Voice Acting Article

Excerpts from my article published in
James R. Alburger´s highly recommendable book
"The Art of Voice Acting"


As I always had a rather deep voice (great to make my way into discos at the age of 16) some guys recommended I should do something with my voice. So I did. Booking myself into a beginners voice training class at a private acting school in Berlin I was very lucky. The teacher had had an East German training (much better than West German) and was great. So I took some private lessons with the guy and realized I had potential and talent.

My first job was reading the traffic news at a radio station in Berlin. I was live on air for 12 times a shift, reading nonsense ? what a great training!

My philosophy (if you want to call it that): Make the client feel good! They want service not a diva. Throw in a joke or two (but never on the recording subject.

You absolutely need to know what you are doing as sometimes clients have to rely on your judgment and experience.

Be a pro. The one and only goal is to achieve the best recording possible. The "best" being the one take that gets the client's message across 100 percent. So find out what the client really wants.

As a voice over talent you need to learn different styles to match the different genres - just like a good studio musician. In corporate videos, for example, the client wants to come across as the number 1 company, so you need sound relaxed and self?assured. "Hard sell" seldom does the trick.

lf there is something you are unsure of, ask! If in doubt stick to the sound engineer. These guys are always cool, friendly and helpful. You can trust their judgment.

Flawed texts can be a problem; be very careful with criticism, but do try to suggest improvements if you think your idea really is better. Some colleagues tell me they don't care much about the text, "if the client wants crap he gets it". That is not my attitude, though. Experience will help you to decide when to say something or when not to.

Often, small things count. lf you like the commercial tell them so, if you don't, keep your mouth shut. I have had recordings when the client was happy with the session whereas I was not. So I asked if I could do it again and often managed to improve my performance. If the voice over person cares about the project that´s always appreciated. Sometimes you'II have to stick around for an additional hour when everbody´s waiting for some crucial phone call, it happens all the time. Don't grumble. Try to postpone your next date (especially if it's private). Again: these people work under a lot of stress and bear the burden of responsibility (unlike you!). Try to ease their tension, make them feel good. Offer help, bring them a coffee.

Don't be too modest. Once I had to read an awful translation (from English to German) and I said: "I think I can do better." Since then I've translated about 80 documentaries for that company and after a while they asked me to work for them as a director, too. Had I kept my mouth shut I would have never gotten these great opportunities.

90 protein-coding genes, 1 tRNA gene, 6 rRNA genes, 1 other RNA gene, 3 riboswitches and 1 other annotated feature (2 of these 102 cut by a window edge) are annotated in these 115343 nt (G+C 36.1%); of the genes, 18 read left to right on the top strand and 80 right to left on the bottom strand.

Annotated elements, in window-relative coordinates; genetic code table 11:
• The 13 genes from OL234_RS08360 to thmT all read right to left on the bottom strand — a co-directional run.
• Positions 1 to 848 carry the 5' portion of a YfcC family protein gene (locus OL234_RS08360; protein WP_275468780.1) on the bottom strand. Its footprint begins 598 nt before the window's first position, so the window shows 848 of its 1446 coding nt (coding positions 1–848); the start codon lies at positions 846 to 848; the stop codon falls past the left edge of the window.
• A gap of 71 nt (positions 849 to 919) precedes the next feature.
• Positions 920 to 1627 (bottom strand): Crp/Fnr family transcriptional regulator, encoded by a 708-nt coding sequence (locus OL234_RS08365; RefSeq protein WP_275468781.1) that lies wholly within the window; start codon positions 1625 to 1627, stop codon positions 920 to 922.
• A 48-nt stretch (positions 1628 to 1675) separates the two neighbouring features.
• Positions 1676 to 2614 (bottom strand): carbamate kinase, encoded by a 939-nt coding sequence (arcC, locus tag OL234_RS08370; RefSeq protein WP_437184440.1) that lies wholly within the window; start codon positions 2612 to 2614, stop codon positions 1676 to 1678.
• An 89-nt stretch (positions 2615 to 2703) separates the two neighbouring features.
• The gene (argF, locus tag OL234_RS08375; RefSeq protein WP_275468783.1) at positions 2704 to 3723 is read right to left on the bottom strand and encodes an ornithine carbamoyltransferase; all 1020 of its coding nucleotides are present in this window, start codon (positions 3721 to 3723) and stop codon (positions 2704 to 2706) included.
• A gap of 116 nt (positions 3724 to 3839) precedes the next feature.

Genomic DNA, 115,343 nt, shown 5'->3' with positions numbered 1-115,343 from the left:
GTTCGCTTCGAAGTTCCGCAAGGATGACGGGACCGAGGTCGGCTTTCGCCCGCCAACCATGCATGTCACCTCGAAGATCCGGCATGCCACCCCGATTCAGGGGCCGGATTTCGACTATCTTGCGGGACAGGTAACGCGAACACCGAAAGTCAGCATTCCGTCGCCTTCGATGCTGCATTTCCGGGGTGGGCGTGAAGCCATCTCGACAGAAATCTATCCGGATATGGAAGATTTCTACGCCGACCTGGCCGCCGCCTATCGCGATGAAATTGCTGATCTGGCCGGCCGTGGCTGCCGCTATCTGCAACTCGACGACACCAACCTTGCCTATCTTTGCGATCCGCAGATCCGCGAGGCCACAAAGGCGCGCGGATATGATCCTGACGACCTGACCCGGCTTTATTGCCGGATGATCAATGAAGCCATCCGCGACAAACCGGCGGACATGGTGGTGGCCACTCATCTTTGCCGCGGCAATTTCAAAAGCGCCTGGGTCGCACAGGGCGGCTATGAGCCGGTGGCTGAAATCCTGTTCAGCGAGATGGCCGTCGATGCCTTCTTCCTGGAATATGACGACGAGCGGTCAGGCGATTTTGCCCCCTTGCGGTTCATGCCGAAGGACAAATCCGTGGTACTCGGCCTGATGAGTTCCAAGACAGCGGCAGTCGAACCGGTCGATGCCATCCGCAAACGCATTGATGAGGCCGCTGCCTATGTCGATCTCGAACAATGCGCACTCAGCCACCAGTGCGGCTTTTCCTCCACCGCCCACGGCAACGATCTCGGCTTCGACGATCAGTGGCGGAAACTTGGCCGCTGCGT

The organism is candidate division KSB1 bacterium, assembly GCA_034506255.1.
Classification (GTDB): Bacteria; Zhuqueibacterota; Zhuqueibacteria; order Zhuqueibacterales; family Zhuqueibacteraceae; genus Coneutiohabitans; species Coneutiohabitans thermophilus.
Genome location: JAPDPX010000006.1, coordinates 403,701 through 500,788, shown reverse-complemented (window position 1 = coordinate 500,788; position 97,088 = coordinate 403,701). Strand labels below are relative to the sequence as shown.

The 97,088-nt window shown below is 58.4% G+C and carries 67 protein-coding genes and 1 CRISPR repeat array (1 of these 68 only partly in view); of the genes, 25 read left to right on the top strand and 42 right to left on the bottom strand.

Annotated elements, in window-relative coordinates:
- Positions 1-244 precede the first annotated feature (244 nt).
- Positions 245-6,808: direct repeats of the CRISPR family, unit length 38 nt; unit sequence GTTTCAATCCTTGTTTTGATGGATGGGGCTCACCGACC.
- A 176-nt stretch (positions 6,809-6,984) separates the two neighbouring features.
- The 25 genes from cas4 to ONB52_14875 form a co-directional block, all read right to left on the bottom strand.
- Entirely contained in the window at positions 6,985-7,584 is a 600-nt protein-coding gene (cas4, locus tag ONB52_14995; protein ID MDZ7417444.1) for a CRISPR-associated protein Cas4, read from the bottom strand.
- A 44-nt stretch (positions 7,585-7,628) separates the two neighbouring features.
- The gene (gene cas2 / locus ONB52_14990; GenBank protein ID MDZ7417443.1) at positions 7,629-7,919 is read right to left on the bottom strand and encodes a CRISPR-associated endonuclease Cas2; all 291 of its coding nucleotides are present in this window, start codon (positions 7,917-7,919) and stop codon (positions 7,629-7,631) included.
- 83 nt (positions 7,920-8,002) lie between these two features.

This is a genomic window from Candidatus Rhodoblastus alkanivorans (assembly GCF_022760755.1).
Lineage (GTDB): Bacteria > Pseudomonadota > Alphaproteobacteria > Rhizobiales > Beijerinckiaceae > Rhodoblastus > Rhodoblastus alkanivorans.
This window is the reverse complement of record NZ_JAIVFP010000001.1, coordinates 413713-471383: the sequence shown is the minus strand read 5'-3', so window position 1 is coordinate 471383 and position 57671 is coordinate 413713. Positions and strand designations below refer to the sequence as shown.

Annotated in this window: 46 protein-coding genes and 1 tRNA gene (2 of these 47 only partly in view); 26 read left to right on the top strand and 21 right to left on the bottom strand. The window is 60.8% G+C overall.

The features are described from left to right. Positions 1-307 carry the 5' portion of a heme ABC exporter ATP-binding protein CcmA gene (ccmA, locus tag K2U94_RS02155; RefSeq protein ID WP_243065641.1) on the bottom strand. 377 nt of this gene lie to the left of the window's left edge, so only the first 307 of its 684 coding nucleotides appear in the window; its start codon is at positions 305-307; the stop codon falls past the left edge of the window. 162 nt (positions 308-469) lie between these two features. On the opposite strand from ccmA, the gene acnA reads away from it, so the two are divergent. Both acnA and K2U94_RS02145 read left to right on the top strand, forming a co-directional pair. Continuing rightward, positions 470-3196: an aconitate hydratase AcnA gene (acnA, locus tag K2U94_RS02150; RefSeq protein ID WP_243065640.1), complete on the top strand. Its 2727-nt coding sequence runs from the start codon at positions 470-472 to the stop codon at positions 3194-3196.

There are quite a few talented people out there, but there are few who have the talent AND the attitude AND run their business like a proper company. lf you are one of them (and remember: you can work on at least two of these three prerequisites) you can really make it! Good luck (that helps, too)!

Besides all the deadlines and stress there is a lot of humor and fun in voice over land. Voice over work is rewarding in so many ways I wouldn´t want to do anything else…..


My warm up routine includes stretching and flexing my face muscles a lot. (Don't let anybody see this, you look like you just escaped from a loony asylum.)

I fight tenseness in my lips in the morning by releasing bilabial sounds like Bo, Boo, Bah. lt is important to use your arms with this, pretending to throw or chasing something away. Singing also is a great exercise. I try not to record too early in the morning as I need 2 hours to get going. For an early session I need to get up at 6 a.m. And of course: coffee is great in the morning, but is likely to ruin your sound as it makes your mouth dry producing annoying click sounds. No sparkling drinks either. You might feel alright, but once you start working with your diaphragm out comes a (in most cases rather inappropriate) BUURP!

I like carrot juice a lot, it moistens the throat but unlike orange juice it doesn't produce much saliva. Just like a dry mouth, spittle can be a real problem especially when you're reading live. Very quickly turn your head away from the mike when you swallow. This shouldn't take more time than inhaling for the next sentence.

Just before the take starts I make sure I have my mouth already open (or closed in case of bilabials) and have inhaled already. Of course this works best when you have a time code or know when the take starts; otherwise your face might turn red. Besides avoiding unwanted sounds this makes it easier for the engineer to edit the take. When you know the breathing will be edited out anyway (as in commercials) you may take a short audible breath. This safes time, just make sure there is a tiny gap between breathing an you next sentence. Whereas if you´re reading live or have the time and there won´t be much editing a longer but silent breathing in is preferable. Sound engineers all over the world are still searching for the one voice over genius that does not breathe at all.

© Viktor Pavel 2017